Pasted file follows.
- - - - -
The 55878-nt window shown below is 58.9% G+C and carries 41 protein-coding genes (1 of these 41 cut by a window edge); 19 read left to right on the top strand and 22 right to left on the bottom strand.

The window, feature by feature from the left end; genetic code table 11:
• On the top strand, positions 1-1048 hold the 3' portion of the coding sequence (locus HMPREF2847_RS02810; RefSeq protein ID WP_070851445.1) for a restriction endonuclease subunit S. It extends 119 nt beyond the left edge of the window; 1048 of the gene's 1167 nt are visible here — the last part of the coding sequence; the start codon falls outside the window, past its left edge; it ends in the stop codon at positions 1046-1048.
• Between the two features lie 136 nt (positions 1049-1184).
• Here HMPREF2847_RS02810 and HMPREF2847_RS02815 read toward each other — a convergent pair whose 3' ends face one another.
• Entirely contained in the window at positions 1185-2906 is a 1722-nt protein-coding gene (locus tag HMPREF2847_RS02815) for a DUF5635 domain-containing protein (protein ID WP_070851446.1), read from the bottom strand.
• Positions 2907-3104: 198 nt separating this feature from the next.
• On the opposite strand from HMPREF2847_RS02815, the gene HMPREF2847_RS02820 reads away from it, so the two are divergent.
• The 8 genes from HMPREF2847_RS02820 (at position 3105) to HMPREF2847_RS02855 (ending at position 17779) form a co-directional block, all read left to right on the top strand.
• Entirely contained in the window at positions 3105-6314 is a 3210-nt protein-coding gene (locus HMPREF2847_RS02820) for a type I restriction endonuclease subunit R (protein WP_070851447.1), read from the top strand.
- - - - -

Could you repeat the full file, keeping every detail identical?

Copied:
The 55878-nt window shown below is 58.9% G+C and carries 41 protein-coding genes (1 of these 41 cut by a window edge); 19 read left to right on the top strand and 22 right to left on the bottom strand.

The window, feature by feature from the left end; genetic code table 11:
• On the top strand, positions 1-1048 hold the 3' portion of the coding sequence (locus HMPREF2847_RS02810; RefSeq protein ID WP_070851445.1) for a restriction endonuclease subunit S. It extends 119 nt beyond the left edge of the window; 1048 of the gene's 1167 nt are visible here — the last part of the coding sequence; the start codon falls outside the window, past its left edge; it ends in the stop codon at positions 1046-1048.
• Between the two features lie 136 nt (positions 1049-1184).
• Here HMPREF2847_RS02810 and HMPREF2847_RS02815 read toward each other — a convergent pair whose 3' ends face one another.
• Entirely contained in the window at positions 1185-2906 is a 1722-nt protein-coding gene (locus tag HMPREF2847_RS02815) for a DUF5635 domain-containing protein (protein ID WP_070851446.1), read from the bottom strand.
• Positions 2907-3104: 198 nt separating this feature from the next.
• On the opposite strand from HMPREF2847_RS02815, the gene HMPREF2847_RS02820 reads away from it, so the two are divergent.
• The 8 genes from HMPREF2847_RS02820 (at position 3105) to HMPREF2847_RS02855 (ending at position 17779) form a co-directional block, all read left to right on the top strand.
• Entirely contained in the window at positions 3105-6314 is a 3210-nt protein-coding gene (locus HMPREF2847_RS02820) for a type I restriction endonuclease subunit R (protein WP_070851447.1), read from the top strand.